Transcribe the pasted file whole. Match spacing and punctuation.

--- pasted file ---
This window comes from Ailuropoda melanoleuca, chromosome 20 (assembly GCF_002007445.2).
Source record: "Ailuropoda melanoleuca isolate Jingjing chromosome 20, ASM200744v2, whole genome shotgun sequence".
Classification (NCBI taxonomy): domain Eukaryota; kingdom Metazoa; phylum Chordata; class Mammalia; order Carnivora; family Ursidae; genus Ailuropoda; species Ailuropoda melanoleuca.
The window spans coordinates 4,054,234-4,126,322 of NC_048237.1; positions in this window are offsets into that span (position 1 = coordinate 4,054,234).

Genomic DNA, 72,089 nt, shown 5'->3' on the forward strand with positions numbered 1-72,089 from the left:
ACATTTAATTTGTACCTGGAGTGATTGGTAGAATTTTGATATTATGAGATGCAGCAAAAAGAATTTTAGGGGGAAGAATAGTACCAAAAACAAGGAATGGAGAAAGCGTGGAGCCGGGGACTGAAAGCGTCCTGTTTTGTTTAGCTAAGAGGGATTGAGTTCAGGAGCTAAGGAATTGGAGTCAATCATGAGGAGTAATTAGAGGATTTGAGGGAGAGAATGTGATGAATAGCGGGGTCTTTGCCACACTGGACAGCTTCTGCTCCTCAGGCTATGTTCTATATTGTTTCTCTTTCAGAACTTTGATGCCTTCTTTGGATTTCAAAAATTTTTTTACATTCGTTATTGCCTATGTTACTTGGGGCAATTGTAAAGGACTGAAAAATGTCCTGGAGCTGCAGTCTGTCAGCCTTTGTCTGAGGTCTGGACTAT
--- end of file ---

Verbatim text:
This window comes from Ailuropoda melanoleuca, chromosome 20 (assembly GCF_002007445.2).
Source record: "Ailuropoda melanoleuca isolate Jingjing chromosome 20, ASM200744v2, whole genome shotgun sequence".
Classification (NCBI taxonomy): domain Eukaryota; kingdom Metazoa; phylum Chordata; class Mammalia; order Carnivora; family Ursidae; genus Ailuropoda; species Ailuropoda melanoleuca.
The window spans coordinates 4,054,234-4,126,322 of NC_048237.1; positions in this window are offsets into that span (position 1 = coordinate 4,054,234).

Genomic DNA, 72,089 nt, shown 5'->3' on the forward strand with positions numbered 1-72,089 from the left:
ACATTTAATTTGTACCTGGAGTGATTGGTAGAATTTTGATATTATGAGATGCAGCAAAAAGAATTTTAGGGGGAAGAATAGTACCAAAAACAAGGAATGGAGAAAGCGTGGAGCCGGGGACTGAAAGCGTCCTGTTTTGTTTAGCTAAGAGGGATTGAGTTCAGGAGCTAAGGAATTGGAGTCAATCATGAGGAGTAATTAGAGGATTTGAGGGAGAGAATGTGATGAATAGCGGGGTCTTTGCCACACTGGACAGCTTCTGCTCCTCAGGCTATGTTCTATATTGTTTCTCTTTCAGAACTTTGATGCCTTCTTTGGATTTCAAAAATTTTTTTACATTCGTTATTGCCTATGTTACTTGGGGCAATTGTAAAGGACTGAAAAATGTCCTGGAGCTGCAGTCTGTCAGCCTTTGTCTGAGGTCTGGACTAT